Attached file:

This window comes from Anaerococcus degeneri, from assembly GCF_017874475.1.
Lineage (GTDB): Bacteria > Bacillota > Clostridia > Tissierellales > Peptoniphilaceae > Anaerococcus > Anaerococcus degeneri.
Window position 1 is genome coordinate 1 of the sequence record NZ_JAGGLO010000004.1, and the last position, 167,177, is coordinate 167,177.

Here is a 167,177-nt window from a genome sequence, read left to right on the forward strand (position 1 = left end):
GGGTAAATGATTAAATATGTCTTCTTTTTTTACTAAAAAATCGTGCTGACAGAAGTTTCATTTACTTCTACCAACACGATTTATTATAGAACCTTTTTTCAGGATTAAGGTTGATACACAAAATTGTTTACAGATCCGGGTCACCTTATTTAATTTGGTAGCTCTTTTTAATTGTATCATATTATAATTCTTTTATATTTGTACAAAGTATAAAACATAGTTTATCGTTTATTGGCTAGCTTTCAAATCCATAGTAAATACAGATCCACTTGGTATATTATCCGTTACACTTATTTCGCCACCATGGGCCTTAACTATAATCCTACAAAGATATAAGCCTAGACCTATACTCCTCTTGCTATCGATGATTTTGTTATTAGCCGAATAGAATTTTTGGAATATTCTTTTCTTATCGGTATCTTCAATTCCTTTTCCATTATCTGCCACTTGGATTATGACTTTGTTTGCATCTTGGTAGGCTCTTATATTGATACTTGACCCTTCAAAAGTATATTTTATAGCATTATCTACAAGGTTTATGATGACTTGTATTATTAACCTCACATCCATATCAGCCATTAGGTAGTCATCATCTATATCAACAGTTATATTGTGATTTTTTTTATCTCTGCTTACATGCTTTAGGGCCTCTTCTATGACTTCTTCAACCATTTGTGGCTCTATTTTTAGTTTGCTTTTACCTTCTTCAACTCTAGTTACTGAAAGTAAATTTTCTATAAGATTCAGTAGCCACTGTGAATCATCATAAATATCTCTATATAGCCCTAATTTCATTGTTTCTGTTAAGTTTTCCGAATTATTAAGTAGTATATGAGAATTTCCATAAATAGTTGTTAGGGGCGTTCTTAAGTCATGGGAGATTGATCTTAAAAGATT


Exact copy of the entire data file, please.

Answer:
This window comes from Anaerococcus degeneri, from assembly GCF_017874475.1.
Lineage (GTDB): Bacteria > Bacillota > Clostridia > Tissierellales > Peptoniphilaceae > Anaerococcus > Anaerococcus degeneri.
Window position 1 is genome coordinate 1 of the sequence record NZ_JAGGLO010000004.1, and the last position, 167,177, is coordinate 167,177.

Here is a 167,177-nt window from a genome sequence, read left to right on the forward strand (position 1 = left end):
GGGTAAATGATTAAATATGTCTTCTTTTTTTACTAAAAAATCGTGCTGACAGAAGTTTCATTTACTTCTACCAACACGATTTATTATAGAACCTTTTTTCAGGATTAAGGTTGATACACAAAATTGTTTACAGATCCGGGTCACCTTATTTAATTTGGTAGCTCTTTTTAATTGTATCATATTATAATTCTTTTATATTTGTACAAAGTATAAAACATAGTTTATCGTTTATTGGCTAGCTTTCAAATCCATAGTAAATACAGATCCACTTGGTATATTATCCGTTACACTTATTTCGCCACCATGGGCCTTAACTATAATCCTACAAAGATATAAGCCTAGACCTATACTCCTCTTGCTATCGATGATTTTGTTATTAGCCGAATAGAATTTTTGGAATATTCTTTTCTTATCGGTATCTTCAATTCCTTTTCCATTATCTGCCACTTGGATTATGACTTTGTTTGCATCTTGGTAGGCTCTTATATTGATACTTGACCCTTCAAAAGTATATTTTATAGCATTATCTACAAGGTTTATGATGACTTGTATTATTAACCTCACATCCATATCAGCCATTAGGTAGTCATCATCTATATCAACAGTTATATTGTGATTTTTTTTATCTCTGCTTACATGCTTTAGGGCCTCTTCTATGACTTCTTCAACCATTTGTGGCTCTATTTTTAGTTTGCTTTTACCTTCTTCAACTCTAGTTACTGAAAGTAAATTTTCTATAAGATTCAGTAGCCACTGTGAATCATCATAAATATCTCTATATAGCCCTAATTTCATTGTTTCTGTTAAGTTTTCCGAATTATTAAGTAGTATATGAGAATTTCCATAAATAGTTGTTAGGGGCGTTCTTAAGTCATGGGAGATTGATCTTAAAAGATT